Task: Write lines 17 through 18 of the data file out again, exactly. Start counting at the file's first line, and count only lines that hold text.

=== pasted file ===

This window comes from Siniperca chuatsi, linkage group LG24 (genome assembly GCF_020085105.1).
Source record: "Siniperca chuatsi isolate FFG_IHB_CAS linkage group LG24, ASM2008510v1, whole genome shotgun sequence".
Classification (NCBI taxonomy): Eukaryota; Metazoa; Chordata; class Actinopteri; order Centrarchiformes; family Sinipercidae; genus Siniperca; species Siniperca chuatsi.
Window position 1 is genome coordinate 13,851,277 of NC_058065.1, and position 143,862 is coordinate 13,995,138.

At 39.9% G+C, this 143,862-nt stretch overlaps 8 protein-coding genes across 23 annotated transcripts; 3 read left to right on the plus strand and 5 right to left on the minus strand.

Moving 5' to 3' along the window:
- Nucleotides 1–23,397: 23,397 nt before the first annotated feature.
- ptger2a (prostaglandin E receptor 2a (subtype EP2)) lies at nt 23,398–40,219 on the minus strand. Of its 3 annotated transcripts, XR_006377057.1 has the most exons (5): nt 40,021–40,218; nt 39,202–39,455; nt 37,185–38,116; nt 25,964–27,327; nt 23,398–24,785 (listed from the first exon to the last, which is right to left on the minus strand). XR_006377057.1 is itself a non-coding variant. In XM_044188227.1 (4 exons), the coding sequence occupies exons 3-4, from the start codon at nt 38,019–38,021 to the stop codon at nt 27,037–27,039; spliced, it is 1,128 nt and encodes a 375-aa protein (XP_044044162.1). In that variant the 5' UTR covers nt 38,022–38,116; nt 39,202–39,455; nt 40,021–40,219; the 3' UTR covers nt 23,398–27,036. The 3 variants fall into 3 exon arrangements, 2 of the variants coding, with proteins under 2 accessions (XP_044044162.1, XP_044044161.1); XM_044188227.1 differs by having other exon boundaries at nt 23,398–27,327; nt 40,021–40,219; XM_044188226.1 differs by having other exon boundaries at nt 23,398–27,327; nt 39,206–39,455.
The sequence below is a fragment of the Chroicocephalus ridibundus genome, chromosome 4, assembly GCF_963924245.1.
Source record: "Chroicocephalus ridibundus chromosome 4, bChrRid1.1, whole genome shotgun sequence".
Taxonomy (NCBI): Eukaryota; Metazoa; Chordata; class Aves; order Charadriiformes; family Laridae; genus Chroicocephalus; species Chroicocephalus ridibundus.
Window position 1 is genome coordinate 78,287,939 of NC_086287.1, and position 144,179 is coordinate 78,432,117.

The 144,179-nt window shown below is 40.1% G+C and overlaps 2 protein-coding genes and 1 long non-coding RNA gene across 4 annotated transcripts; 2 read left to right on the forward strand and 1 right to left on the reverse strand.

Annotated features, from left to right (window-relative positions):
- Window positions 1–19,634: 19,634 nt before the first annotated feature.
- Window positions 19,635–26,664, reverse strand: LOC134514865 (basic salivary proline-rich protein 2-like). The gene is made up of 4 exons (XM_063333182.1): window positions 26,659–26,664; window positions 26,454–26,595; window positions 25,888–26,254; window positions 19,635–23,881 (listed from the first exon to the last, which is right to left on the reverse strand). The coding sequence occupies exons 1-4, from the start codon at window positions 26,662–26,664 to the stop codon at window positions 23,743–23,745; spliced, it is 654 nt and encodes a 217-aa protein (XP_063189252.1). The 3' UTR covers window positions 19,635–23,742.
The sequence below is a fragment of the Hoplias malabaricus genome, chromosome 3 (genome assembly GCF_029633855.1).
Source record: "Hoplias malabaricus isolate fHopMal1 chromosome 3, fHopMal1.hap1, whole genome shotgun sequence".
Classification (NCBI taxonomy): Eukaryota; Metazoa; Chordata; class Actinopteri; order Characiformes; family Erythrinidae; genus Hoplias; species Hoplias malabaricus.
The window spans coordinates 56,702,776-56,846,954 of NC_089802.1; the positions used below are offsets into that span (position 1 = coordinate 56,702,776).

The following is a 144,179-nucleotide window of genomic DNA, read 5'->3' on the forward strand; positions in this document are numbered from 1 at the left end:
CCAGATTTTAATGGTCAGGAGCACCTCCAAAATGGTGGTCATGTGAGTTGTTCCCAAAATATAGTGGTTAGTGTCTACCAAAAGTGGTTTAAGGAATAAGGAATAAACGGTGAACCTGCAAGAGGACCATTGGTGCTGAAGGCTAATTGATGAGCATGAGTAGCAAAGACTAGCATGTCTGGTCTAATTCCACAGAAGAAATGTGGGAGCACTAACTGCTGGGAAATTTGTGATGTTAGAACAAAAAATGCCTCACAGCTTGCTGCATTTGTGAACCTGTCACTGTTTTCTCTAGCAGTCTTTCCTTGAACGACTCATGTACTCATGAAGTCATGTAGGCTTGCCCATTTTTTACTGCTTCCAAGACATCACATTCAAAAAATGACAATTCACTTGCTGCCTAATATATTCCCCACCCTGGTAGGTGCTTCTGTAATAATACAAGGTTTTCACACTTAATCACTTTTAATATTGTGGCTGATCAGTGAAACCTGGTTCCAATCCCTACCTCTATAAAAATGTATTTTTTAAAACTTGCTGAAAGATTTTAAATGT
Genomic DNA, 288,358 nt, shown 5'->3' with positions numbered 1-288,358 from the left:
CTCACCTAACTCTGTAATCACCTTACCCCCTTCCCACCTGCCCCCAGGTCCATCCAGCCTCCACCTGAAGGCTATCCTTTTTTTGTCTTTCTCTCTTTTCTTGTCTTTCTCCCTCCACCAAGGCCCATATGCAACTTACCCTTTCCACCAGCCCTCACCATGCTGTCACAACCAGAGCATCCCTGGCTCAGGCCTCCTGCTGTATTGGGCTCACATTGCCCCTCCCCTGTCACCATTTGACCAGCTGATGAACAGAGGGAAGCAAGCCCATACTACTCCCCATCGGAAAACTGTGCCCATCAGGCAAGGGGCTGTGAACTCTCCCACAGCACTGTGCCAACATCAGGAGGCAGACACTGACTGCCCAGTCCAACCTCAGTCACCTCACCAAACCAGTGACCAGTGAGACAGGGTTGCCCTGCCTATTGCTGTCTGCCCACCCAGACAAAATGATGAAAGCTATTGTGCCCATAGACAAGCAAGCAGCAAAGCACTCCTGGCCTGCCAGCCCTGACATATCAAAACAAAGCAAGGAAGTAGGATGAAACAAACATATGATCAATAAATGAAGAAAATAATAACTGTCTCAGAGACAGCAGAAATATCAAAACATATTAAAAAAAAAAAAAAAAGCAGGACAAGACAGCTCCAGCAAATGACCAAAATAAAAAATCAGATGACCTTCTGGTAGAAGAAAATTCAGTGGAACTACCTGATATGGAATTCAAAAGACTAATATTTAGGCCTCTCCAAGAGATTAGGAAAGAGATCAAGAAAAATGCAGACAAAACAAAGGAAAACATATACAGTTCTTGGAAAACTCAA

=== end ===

The sequence below is a fragment of the Hoplias malabaricus genome, chromosome 3 (genome assembly GCF_029633855.1).
Source record: "Hoplias malabaricus isolate fHopMal1 chromosome 3, fHopMal1.hap1, whole genome shotgun sequence".